This level of application is demonstrable and, therefore, effects real change for the student. At this point, such theorists would argue, is knowledge constructed, not before. In most contexts of learning this level of application is not attained by students generally, although it may be reached by individual students through their own efforts. The reason for this is of course that teachers, for the most part are driven by pre-set standards that must be reached by students if programs are to continue, funding is to be gained, and the learning is to be tested and scored as successful. Meanwhile, learning theory tells us that true learning is always measurable and demonstrable and always relevant for the learner. Two challenges exist:
- How can teachers become the workers or facilitators of knowledge development rather than merely remain as sources and transmitters of information?
- How can students be supported in knowledge growth that expands individual knowledge through meaningful application within the confines of regular coursework?
The main reasons that these challenges are resisted in current contexts of learning are that the focus is not the process of learning but the testing of information. The result is that students are prepared to reproduce information that answers quick and easy test questions, and, while project work might or problem solving might be encouraged by individual teachers, the results of these kinds of assignments are not what are valued in terms of noted student success. Rather than assignments that support learning being the central focus of a course, they are diminished as secondary to conventional tests and exams that usually do not require any new knowledge development for the student.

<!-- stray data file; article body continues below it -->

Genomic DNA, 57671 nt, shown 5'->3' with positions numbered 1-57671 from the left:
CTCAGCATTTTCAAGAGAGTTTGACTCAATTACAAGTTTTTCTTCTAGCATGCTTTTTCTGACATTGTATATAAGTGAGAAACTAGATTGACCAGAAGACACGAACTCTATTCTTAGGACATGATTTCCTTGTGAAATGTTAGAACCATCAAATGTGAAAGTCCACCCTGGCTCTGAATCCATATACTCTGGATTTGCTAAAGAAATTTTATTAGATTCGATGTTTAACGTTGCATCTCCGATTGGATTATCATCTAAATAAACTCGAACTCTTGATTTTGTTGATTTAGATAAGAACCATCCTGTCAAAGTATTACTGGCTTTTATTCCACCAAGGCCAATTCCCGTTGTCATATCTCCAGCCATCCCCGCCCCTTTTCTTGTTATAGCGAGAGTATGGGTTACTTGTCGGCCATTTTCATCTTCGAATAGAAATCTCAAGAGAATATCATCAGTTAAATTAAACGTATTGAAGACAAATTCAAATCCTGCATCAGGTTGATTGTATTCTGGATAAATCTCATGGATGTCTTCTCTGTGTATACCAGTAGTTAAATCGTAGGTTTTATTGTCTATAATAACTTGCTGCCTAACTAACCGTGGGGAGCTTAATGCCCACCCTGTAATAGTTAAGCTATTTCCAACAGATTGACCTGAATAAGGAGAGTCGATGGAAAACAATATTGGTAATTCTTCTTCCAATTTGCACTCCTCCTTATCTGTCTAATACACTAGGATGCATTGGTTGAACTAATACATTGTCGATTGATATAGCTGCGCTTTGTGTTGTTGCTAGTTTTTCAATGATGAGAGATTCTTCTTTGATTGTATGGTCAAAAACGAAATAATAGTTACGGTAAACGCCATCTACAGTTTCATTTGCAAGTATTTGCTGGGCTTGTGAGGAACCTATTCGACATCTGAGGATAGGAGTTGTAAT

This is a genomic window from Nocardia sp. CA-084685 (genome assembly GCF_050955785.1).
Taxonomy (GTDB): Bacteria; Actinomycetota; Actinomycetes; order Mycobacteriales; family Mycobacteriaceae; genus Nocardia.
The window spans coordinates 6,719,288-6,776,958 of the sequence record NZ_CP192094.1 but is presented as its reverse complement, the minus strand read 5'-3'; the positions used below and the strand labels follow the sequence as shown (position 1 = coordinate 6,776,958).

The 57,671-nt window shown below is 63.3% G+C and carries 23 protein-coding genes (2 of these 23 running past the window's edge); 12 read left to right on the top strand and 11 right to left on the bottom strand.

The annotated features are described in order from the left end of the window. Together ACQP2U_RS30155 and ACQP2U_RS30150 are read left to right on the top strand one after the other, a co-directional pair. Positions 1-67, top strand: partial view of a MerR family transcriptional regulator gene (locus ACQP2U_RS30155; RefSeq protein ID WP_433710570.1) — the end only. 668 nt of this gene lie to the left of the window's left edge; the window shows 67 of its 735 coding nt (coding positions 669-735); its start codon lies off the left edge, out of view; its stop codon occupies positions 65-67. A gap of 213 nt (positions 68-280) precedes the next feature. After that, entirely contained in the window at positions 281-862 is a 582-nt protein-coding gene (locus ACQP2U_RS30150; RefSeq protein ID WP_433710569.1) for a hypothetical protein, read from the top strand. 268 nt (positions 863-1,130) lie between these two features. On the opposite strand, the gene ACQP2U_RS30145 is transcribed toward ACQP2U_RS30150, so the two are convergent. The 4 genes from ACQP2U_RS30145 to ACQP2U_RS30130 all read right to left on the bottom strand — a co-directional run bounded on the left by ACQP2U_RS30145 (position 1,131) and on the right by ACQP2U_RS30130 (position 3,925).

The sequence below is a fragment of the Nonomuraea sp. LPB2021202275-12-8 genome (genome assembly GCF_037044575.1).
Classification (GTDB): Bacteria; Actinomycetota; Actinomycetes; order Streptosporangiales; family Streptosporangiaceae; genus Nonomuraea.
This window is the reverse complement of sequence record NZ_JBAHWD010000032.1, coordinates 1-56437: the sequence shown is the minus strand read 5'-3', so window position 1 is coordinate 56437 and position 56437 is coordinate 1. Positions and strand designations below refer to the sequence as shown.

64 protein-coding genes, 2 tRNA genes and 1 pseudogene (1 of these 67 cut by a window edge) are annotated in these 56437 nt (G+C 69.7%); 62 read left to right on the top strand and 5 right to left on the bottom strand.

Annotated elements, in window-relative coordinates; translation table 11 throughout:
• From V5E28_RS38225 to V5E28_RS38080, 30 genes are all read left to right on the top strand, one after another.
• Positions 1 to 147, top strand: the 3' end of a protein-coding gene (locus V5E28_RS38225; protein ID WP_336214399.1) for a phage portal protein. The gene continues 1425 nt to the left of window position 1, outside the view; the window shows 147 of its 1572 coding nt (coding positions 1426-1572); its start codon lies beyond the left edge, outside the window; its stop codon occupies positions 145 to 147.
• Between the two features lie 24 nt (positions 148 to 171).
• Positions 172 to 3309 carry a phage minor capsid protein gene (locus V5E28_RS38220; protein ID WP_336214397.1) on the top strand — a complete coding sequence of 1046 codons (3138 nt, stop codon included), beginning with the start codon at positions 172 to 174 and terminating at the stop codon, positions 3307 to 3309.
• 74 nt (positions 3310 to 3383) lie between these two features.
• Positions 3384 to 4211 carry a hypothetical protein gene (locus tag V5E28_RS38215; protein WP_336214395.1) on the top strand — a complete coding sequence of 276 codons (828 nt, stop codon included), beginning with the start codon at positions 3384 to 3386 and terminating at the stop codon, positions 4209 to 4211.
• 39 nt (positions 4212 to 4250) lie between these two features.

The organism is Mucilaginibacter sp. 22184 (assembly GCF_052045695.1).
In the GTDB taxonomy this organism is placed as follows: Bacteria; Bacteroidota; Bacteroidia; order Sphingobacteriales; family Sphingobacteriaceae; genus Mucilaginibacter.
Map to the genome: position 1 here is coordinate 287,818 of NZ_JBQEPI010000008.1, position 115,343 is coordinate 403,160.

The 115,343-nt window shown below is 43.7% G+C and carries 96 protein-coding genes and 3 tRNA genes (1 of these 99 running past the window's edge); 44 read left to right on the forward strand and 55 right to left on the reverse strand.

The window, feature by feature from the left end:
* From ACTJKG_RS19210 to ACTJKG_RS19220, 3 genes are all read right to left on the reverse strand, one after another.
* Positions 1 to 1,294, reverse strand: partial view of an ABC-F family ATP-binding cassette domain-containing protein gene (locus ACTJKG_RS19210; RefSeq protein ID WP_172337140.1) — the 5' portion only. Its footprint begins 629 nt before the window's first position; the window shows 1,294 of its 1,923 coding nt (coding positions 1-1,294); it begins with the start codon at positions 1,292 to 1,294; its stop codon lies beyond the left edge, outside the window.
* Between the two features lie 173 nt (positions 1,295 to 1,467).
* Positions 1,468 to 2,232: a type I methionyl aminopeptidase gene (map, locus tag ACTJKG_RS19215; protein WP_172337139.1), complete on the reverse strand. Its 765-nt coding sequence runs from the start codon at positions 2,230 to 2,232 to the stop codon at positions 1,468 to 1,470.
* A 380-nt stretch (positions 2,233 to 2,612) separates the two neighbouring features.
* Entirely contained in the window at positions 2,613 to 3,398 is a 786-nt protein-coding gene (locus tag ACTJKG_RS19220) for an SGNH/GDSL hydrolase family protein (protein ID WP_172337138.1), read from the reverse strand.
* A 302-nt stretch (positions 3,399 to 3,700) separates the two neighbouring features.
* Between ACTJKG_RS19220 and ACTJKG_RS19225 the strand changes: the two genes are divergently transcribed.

New technology provides excellent opportunities to support the process of knowledge building; however, the successful use of these tools is dependent upon the mindset of the instructor and the design of the instruction. For example, asynchronous discussion boards can be used to exchange information or build knowledge. Blogs can be used to journal information-gathering or identify new ideas upon which the author and others can build. Wikis can be used to post and develop information or create collaborative knowledge building. And so on. The point is, the tools themselves do not build knowledge. New technology is, as much as any conventional instructional delivery method, dependent upon the intent of the users. When educators state that new technology does not improve learning, perhaps the focus of such statements should remain with the instructional design and teaching methods of the educator, not the subsequent use or misuse of technology tools. In conventional classrooms, many educators, with or without the use of technology, may or may not be committed to the learning process and rather be content to provide information to students and receive that information back from students for a grade. The same is true for online or blended instructors. The teaching and learning environment does not guarantee effective learning, the support of the learning process, or the building of knowledge. If educators are committed to becoming knowledge workers, it requires intentionality of instructional design and delivery.
Freire, P. (1970). Pedagogy of the Oppressed. Seabury Press, NY.
Freire, A.M.A; Macedo, D. (Eds) (2000). The Paulo Freire Reader; ch. 2, "The Banking Concept of Education." The Continuum International Publishing Group Inc. London, UK; Now York, USA.
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About the author: Ruth Reynard is the director of faculty for Career Education Corp. She can be reached at [email protected].
Proposals for articles and tips for news stories, as well as questions and comments about this publication, should be submitted to David Nagel, executive editor, at [email protected].
Ruth Reynard, Ph.D., is a higher education consultant specializing in faculty development and instructional design. She can be reached at www.drruthreynard.com.